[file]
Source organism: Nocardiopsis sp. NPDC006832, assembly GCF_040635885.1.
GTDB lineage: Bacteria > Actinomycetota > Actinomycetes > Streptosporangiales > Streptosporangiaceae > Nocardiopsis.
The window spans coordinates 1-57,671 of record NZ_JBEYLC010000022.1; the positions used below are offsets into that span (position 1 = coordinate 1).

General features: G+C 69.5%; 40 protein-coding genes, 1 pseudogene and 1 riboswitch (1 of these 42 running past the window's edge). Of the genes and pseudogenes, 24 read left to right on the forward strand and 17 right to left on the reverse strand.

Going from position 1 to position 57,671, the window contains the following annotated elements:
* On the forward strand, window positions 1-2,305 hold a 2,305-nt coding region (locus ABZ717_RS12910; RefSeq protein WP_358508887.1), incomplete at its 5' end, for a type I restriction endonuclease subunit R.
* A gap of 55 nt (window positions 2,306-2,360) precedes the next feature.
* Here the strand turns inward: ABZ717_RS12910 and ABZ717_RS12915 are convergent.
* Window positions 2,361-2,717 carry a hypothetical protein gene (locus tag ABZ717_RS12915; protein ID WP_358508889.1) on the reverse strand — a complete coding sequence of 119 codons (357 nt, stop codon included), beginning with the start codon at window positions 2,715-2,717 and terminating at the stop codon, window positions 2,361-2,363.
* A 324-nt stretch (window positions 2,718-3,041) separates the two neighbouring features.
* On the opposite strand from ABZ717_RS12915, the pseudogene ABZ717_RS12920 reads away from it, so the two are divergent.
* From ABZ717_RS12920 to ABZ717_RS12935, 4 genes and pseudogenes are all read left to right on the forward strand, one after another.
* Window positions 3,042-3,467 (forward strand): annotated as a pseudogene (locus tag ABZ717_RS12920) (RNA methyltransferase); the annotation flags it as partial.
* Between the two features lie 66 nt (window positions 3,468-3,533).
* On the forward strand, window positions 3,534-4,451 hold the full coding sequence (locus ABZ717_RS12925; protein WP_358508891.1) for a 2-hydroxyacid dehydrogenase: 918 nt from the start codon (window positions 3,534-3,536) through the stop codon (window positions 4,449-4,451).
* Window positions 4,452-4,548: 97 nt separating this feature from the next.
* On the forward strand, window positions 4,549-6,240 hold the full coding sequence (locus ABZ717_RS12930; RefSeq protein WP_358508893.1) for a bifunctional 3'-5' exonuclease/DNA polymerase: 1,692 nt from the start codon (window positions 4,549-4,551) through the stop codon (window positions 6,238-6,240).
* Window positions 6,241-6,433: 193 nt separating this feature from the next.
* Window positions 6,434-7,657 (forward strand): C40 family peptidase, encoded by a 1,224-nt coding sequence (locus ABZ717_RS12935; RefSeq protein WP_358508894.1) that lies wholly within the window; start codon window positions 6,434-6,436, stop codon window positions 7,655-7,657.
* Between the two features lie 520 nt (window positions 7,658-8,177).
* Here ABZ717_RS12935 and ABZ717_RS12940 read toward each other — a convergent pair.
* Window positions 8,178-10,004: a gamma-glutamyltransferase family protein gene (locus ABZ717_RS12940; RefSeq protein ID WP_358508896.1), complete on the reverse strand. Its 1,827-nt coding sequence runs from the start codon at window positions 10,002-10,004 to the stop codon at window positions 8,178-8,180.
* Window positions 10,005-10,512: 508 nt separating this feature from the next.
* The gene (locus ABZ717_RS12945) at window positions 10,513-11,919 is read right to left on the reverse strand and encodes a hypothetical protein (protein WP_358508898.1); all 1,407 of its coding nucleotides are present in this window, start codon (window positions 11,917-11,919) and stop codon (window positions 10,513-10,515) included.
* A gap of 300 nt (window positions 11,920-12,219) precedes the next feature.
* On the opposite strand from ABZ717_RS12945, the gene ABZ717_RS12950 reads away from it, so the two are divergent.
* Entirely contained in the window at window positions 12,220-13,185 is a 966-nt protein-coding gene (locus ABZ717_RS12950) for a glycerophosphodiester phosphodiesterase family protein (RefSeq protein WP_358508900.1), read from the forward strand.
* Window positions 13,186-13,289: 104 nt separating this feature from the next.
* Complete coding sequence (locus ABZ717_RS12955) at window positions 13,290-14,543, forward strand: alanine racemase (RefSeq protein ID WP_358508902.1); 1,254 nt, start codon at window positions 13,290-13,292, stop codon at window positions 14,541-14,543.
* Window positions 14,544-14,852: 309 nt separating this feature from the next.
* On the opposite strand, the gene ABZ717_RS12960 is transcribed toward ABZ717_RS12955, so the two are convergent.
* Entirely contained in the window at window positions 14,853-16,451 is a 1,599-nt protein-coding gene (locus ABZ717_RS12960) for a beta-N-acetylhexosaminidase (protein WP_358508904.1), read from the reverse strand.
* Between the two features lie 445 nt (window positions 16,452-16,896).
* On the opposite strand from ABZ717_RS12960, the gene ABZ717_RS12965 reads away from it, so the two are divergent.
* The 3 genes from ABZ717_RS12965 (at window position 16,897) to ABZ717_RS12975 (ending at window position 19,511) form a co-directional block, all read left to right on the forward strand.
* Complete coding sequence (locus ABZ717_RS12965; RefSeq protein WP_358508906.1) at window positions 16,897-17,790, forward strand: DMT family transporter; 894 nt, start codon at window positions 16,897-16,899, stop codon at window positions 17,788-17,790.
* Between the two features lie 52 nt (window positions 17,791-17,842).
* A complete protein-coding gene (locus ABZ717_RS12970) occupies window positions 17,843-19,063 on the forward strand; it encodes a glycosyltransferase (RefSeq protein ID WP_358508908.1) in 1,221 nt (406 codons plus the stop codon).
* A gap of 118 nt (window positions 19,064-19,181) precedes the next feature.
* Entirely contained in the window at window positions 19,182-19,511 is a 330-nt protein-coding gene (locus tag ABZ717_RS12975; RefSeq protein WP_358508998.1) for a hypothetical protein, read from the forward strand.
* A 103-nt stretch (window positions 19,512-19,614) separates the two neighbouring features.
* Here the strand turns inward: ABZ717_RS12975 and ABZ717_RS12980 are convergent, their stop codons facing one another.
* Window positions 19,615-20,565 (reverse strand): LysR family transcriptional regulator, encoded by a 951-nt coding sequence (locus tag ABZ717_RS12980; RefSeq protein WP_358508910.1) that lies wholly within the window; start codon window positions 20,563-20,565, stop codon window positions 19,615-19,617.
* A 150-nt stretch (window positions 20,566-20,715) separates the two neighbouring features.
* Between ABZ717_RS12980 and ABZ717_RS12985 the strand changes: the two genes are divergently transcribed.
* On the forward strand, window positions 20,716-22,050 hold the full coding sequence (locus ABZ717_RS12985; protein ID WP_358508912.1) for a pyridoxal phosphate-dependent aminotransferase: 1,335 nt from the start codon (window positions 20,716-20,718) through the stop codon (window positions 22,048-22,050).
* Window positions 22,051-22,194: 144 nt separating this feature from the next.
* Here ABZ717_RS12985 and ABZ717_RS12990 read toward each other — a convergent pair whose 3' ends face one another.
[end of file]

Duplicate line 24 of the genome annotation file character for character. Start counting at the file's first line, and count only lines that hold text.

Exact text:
* The gene (locus ABZ717_RS12945) at window positions 10,513-11,919 is read right to left on the reverse strand and encodes a hypothetical protein (protein WP_358508898.1); all 1,407 of its coding nucleotides are present in this window, start codon (window positions 11,917-11,919) and stop codon (window positions 10,513-10,515) included.